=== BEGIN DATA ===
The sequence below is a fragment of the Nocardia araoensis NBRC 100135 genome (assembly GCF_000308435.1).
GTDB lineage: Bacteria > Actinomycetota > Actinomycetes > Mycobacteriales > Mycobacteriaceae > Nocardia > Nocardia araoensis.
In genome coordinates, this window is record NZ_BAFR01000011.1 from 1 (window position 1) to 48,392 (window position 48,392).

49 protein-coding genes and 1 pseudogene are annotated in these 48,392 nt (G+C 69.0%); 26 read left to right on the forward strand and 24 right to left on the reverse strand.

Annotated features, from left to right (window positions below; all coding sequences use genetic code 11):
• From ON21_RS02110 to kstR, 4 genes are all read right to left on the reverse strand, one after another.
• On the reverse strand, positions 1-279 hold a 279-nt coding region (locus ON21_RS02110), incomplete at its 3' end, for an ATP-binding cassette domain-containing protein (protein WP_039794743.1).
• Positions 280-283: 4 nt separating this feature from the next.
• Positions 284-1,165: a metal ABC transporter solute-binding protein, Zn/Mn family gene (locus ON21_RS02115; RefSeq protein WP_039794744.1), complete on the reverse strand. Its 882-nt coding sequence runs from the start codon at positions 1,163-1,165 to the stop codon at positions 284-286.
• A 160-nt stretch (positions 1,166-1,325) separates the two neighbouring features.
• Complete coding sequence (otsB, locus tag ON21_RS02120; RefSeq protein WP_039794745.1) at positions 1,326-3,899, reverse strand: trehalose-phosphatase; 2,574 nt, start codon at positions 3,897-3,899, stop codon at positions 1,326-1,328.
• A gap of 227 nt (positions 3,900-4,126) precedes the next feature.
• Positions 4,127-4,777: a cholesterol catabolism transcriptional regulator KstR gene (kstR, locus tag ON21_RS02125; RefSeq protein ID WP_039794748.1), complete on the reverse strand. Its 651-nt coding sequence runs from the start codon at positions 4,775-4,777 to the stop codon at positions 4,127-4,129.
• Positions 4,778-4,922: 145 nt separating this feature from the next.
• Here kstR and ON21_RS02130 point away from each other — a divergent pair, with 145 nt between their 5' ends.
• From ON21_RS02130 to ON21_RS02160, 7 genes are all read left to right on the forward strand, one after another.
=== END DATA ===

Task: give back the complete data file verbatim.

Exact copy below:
The sequence below is a fragment of the Nocardia araoensis NBRC 100135 genome (assembly GCF_000308435.1).
GTDB lineage: Bacteria > Actinomycetota > Actinomycetes > Mycobacteriales > Mycobacteriaceae > Nocardia > Nocardia araoensis.
In genome coordinates, this window is record NZ_BAFR01000011.1 from 1 (window position 1) to 48,392 (window position 48,392).

49 protein-coding genes and 1 pseudogene are annotated in these 48,392 nt (G+C 69.0%); 26 read left to right on the forward strand and 24 right to left on the reverse strand.

Annotated features, from left to right (window positions below; all coding sequences use genetic code 11):
• From ON21_RS02110 to kstR, 4 genes are all read right to left on the reverse strand, one after another.
• On the reverse strand, positions 1-279 hold a 279-nt coding region (locus ON21_RS02110), incomplete at its 3' end, for an ATP-binding cassette domain-containing protein (protein WP_039794743.1).
• Positions 280-283: 4 nt separating this feature from the next.
• Positions 284-1,165: a metal ABC transporter solute-binding protein, Zn/Mn family gene (locus ON21_RS02115; RefSeq protein WP_039794744.1), complete on the reverse strand. Its 882-nt coding sequence runs from the start codon at positions 1,163-1,165 to the stop codon at positions 284-286.
• A 160-nt stretch (positions 1,166-1,325) separates the two neighbouring features.
• Complete coding sequence (otsB, locus tag ON21_RS02120; RefSeq protein WP_039794745.1) at positions 1,326-3,899, reverse strand: trehalose-phosphatase; 2,574 nt, start codon at positions 3,897-3,899, stop codon at positions 1,326-1,328.
• A gap of 227 nt (positions 3,900-4,126) precedes the next feature.
• Positions 4,127-4,777: a cholesterol catabolism transcriptional regulator KstR gene (kstR, locus tag ON21_RS02125; RefSeq protein ID WP_039794748.1), complete on the reverse strand. Its 651-nt coding sequence runs from the start codon at positions 4,775-4,777 to the stop codon at positions 4,127-4,129.
• Positions 4,778-4,922: 145 nt separating this feature from the next.
• Here kstR and ON21_RS02130 point away from each other — a divergent pair, with 145 nt between their 5' ends.
• From ON21_RS02130 to ON21_RS02160, 7 genes are all read left to right on the forward strand, one after another.